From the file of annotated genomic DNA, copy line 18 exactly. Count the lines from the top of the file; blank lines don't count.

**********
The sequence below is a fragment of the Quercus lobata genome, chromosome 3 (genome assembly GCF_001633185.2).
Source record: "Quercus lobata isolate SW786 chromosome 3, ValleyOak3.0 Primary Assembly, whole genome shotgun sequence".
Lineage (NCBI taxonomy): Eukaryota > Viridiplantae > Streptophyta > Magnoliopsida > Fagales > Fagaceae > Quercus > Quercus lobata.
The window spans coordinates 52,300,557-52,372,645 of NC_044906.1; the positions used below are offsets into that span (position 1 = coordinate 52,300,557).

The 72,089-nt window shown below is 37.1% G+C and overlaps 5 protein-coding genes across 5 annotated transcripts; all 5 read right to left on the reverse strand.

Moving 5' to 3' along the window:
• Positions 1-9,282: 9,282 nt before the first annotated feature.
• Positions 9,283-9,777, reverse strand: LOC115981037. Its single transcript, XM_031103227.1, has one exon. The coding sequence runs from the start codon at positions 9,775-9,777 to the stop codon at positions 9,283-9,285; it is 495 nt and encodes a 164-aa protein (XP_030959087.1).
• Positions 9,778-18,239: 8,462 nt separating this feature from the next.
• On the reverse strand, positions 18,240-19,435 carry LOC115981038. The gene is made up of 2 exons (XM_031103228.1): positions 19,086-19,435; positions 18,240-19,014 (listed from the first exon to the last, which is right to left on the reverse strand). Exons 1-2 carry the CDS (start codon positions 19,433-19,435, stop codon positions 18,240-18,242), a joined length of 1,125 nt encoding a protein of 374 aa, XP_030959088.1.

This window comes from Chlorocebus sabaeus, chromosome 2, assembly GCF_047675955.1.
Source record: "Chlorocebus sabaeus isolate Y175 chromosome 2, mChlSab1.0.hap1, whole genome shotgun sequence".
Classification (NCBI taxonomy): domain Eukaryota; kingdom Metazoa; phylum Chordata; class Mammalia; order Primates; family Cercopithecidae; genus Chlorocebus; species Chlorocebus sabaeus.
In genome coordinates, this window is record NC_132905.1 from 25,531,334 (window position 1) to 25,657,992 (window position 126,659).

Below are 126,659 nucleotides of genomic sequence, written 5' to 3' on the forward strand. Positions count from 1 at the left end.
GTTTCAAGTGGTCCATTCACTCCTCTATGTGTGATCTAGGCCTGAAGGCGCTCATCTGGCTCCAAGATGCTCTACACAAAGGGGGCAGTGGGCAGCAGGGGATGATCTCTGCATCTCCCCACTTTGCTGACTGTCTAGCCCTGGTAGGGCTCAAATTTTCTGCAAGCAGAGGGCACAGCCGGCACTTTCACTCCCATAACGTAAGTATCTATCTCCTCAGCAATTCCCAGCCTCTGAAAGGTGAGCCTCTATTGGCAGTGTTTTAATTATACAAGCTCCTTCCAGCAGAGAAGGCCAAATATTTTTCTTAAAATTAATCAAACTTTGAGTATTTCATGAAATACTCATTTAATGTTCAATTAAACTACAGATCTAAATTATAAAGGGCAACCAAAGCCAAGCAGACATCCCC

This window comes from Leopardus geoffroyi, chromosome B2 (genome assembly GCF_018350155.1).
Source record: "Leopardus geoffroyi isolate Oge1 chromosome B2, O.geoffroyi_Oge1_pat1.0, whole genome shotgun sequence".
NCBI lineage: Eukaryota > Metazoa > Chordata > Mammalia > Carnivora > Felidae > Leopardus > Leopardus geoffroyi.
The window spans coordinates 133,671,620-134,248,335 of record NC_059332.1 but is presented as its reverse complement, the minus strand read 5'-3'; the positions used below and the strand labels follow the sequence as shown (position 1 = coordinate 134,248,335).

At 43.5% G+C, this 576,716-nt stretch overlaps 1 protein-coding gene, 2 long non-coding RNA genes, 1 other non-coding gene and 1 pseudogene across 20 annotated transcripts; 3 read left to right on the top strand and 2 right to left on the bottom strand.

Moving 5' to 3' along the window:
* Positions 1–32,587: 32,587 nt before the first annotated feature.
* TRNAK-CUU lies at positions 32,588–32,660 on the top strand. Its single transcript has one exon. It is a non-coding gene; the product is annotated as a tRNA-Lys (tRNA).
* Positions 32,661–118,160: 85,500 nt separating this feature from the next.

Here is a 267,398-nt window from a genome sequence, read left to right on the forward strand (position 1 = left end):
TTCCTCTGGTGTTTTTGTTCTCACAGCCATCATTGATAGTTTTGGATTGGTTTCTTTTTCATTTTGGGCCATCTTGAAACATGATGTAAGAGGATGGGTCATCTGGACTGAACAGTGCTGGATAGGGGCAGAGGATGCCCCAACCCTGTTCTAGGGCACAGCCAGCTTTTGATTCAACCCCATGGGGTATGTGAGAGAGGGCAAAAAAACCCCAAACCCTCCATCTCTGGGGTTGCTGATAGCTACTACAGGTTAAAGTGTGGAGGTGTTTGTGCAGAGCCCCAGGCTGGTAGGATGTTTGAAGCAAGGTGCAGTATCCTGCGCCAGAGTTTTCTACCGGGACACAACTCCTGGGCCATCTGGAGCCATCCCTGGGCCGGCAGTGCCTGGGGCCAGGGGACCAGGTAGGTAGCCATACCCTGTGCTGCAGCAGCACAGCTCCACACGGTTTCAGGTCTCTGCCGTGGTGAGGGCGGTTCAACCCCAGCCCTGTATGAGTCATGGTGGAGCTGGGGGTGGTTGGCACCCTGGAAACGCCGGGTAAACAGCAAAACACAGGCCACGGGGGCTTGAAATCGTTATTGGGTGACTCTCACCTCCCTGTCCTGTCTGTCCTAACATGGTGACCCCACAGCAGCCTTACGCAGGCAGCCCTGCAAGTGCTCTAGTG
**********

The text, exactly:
Source record: "Leopardus geoffroyi isolate Oge1 chromosome B2, O.geoffroyi_Oge1_pat1.0, whole genome shotgun sequence".